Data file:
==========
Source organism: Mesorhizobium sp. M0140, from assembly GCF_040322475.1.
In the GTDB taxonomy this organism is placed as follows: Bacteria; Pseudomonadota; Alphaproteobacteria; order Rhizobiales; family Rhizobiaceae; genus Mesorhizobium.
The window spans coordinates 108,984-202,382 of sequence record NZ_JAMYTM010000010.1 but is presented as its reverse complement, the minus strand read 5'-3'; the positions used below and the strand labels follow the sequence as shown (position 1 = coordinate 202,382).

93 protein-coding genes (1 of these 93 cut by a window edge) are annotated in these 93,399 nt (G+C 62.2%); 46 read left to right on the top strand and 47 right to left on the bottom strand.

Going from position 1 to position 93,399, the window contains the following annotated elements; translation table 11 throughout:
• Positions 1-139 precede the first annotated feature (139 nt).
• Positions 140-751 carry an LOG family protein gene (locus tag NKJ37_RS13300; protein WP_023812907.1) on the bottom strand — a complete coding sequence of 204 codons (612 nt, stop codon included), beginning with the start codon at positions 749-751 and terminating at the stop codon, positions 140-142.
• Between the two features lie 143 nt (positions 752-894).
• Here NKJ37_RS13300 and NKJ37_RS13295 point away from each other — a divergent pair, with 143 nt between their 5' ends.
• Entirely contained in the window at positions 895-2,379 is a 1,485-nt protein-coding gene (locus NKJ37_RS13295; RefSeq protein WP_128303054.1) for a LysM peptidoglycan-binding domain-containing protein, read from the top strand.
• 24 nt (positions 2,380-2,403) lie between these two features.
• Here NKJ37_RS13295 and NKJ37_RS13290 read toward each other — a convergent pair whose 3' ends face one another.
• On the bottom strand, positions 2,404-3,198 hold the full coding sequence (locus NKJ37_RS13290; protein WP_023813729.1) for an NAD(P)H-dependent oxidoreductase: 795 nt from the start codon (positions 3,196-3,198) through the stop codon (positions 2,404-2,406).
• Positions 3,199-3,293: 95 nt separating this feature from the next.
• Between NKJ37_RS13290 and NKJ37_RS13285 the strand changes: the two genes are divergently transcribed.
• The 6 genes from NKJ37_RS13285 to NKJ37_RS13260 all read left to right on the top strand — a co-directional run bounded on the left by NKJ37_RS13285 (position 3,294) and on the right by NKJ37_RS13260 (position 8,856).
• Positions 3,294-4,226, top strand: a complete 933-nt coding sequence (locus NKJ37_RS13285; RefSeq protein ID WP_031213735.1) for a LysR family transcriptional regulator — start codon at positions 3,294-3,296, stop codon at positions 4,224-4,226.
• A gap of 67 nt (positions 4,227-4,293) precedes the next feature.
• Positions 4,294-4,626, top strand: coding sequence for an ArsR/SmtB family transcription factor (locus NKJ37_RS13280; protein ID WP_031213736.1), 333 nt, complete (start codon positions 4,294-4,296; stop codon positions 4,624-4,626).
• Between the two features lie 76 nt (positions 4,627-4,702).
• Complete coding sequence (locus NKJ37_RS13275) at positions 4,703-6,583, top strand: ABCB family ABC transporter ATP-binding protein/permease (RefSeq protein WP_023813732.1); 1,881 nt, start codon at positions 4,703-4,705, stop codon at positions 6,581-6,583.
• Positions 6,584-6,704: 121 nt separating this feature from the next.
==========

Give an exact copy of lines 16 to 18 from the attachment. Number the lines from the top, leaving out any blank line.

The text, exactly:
• The 6 genes from NKJ37_RS13285 to NKJ37_RS13260 all read left to right on the top strand — a co-directional run bounded on the left by NKJ37_RS13285 (position 3,294) and on the right by NKJ37_RS13260 (position 8,856).
• Positions 3,294-4,226, top strand: a complete 933-nt coding sequence (locus NKJ37_RS13285; RefSeq protein ID WP_031213735.1) for a LysR family transcriptional regulator — start codon at positions 3,294-3,296, stop codon at positions 4,224-4,226.
• A gap of 67 nt (positions 4,227-4,293) precedes the next feature.